This might seem as though we are asking too much. The wages that the sweatshop workers are getting were the wages that they agreed to, and those wages are part of the bargaining between sweatshops and businesses. Both the business and the sweatshop need to make a profit on the transaction, and the market (in part) dictates what the prices must be for these contracts. All of the actors in the equation are acting in accordance with free market forces, and a capitalist would say that this is an ideal situation. The problem is that the situation is not an ideal one at all. The workers are working a huge number of hours for fairly low pay, the sweatshop owners are (in some cases) not making very high profits because they’re in competition with every other production facility in the world, and the multinational business is able to sell their products at a markup of several hundred percent. It certainly seems like only one of these parties is doing well on these transactions.
There is another factor in play, here. Sweatshop supporters might be able to point to the voluntariness of the agreement between the factory owner and the employee, and this is a powerful argument because we all value autonomy over our life decisions, but it might just be the case that these decisions are not voluntary enough to count as autonomous. There might be a great deal of coercion involved in the agreement. A coerced agreement is very close to no agreement at all.
The most familiar sort of coercion is physical coercion. We are all familiar with the case of a mugger who demands “Your money, or your life!” This is a clear case of physical coercion because the mugger wants to use you as an instrument (a means) to his goal (end): getting your money. As you’ll remember from Kant, “we must only treat others as ends in themselves and never merely as a means.” The mugger uses you as a mere means to his end, and that is breaking a fundamental tenet of morality.
This isn’t the only sort of coercion, however. Arnold and Bowie set out the following definition of psychological coercion:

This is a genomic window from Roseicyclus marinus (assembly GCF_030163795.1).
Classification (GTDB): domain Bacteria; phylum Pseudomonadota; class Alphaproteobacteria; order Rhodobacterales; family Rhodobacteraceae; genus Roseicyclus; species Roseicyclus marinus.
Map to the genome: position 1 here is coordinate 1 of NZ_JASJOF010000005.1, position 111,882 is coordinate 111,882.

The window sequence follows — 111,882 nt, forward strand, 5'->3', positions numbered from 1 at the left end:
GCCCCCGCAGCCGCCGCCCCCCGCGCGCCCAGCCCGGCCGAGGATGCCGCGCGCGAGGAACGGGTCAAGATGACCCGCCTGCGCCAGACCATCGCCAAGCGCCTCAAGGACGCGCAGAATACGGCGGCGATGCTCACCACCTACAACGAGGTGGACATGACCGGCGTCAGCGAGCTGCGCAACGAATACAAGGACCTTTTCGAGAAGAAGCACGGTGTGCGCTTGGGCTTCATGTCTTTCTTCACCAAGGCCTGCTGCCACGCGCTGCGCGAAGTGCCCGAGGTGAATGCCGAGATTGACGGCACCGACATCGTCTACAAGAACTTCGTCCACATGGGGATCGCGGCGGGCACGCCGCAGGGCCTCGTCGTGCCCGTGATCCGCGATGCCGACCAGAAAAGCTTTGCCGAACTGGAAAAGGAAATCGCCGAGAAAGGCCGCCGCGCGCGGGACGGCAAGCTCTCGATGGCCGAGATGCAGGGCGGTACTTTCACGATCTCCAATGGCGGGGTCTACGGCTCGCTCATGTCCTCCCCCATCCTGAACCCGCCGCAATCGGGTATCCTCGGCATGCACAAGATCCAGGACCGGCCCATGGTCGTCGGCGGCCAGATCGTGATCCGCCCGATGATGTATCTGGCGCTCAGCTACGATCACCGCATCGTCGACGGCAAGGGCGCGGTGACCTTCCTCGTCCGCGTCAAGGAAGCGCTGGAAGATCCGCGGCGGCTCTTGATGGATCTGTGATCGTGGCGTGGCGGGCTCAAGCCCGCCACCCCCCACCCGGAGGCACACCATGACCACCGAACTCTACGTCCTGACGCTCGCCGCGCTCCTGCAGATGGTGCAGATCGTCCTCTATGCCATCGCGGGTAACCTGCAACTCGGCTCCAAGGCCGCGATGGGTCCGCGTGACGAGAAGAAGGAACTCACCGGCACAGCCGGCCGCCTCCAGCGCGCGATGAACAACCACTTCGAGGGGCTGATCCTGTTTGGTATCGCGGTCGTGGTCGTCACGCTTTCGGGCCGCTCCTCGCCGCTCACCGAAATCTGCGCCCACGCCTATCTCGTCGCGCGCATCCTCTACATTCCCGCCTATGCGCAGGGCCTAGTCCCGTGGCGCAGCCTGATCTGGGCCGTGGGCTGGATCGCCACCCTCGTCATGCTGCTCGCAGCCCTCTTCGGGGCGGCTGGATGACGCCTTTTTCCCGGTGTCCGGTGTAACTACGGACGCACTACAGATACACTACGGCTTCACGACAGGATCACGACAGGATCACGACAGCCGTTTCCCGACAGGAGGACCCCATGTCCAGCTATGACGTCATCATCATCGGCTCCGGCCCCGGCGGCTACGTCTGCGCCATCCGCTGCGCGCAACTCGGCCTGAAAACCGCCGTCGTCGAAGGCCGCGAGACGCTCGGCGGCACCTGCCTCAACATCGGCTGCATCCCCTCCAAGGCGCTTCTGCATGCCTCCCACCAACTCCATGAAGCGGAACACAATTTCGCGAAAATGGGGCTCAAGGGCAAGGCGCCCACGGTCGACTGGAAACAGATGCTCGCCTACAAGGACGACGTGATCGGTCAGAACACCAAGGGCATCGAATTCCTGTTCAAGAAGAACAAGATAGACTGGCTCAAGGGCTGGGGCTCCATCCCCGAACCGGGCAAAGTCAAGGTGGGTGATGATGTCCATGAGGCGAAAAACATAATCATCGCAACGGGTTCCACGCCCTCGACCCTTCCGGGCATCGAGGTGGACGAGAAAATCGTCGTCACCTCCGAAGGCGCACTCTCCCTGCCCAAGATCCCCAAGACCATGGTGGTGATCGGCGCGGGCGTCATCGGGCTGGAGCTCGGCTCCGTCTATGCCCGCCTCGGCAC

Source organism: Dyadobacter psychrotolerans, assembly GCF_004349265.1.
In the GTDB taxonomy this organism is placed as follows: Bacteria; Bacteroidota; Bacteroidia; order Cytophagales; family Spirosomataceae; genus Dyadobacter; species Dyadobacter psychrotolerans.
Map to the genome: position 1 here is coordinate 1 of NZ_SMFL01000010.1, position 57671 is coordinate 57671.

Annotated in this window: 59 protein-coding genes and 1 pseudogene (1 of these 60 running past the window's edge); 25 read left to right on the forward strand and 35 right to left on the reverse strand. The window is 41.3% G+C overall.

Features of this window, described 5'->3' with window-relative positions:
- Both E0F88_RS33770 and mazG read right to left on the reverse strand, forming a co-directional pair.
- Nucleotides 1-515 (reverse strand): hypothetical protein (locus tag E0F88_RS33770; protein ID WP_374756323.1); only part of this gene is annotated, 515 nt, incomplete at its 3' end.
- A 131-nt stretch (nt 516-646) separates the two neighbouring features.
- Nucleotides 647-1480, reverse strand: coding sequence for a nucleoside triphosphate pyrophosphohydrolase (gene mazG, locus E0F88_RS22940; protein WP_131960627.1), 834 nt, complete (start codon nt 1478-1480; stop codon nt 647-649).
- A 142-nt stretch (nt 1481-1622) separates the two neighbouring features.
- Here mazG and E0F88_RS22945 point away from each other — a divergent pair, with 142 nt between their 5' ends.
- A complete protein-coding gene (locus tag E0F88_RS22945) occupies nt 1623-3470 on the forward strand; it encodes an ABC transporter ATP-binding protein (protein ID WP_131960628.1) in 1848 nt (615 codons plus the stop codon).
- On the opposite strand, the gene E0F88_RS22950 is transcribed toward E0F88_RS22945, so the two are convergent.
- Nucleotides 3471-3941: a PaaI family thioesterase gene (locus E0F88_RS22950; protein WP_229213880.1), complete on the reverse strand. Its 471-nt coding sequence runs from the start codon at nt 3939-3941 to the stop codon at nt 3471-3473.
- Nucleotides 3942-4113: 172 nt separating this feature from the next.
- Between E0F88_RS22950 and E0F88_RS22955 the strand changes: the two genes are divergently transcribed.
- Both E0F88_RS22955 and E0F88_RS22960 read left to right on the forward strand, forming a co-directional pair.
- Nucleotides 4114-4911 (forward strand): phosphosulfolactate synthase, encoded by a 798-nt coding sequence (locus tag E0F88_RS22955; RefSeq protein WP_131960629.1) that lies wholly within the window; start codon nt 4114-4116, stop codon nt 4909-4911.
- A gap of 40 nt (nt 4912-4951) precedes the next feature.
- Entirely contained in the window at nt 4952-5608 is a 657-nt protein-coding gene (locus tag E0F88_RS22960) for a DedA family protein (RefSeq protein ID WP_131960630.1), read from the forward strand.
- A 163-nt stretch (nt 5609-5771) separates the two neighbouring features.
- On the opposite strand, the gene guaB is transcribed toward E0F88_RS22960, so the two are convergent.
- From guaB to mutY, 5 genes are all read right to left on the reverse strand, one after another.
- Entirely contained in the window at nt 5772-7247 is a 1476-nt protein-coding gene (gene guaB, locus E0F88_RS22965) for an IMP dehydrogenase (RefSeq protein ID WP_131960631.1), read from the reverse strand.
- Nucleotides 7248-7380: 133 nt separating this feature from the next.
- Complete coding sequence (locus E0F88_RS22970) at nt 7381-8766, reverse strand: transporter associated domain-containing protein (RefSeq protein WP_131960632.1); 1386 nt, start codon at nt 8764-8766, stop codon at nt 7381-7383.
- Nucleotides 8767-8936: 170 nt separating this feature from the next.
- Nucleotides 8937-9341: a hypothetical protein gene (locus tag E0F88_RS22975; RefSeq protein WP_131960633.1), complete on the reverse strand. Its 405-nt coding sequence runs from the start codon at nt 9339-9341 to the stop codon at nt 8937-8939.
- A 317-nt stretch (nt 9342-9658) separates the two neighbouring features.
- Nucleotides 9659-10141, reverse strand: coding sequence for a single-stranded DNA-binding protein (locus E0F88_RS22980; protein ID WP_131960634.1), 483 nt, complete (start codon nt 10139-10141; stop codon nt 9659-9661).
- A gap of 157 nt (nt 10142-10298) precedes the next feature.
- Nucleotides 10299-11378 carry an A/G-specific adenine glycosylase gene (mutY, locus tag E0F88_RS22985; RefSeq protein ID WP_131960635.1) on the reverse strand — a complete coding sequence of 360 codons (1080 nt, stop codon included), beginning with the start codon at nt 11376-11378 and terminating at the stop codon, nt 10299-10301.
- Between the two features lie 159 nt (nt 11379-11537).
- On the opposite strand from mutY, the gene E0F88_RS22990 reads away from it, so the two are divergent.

For psychological coercion to take place, three conditions must hold. First, the coercer must have a desire about the will of his or her victim. However, this is a desire of a particular kind because it can only be fulfilled through the will of another person. Second, the coercer must have an effective desire to compel his or her victim to act in a manner that makes efficacious the coercer's other regarding desire. …In order for coercion to take place, the coercer must be successful in getting his or her victim to conform to his or her other regarding desire.2
In a case of psychological coercion, the coercer will attempt to replace your desires with his own. This sort of coercion happens more than we might think, but it isn’t always easy to spot. It might arise when a manager threatens to fire you if you don’t work overtime or if you don’t meet some ludicrously high quota. The threat to fire you (or not pay you or whatever) does the same kind of work on your will that the mugger’s gun does on your body. It threatens to take away something that you think is very important, and the risk of losing that important thing is perhaps enough to compel you to accept working the overtime or striving to meet the quota. Your will is held hostage to your employer. This is immoral in exactly the same way that the mugger’s threat is immoral.
So, are sweatshop workers psychologically coerced? Maybe they are. They live in a situation of massive unemployment. Losing this job would be a hardship that they might not be able to overcome. These reasons are probably enough to keep a worker in their seat making jeans for days at a time even if they’re not being paid very much and they’re very unhappy with their plight. If they’re being coerced, then there is very little substance to the claim that they accept and keep their jobs voluntarily.
1. Denis G. Arnold and Norman E. Bowie, "Sweatshops and Respect for Persons." In Ethical Theory and Business 8th Edition, ed. by Tom L. Beauchamp, Norman E. Bowie, and Denis G. Arnold (New Jersey: Pearson, 2009.), 610.
2. ibid, 614.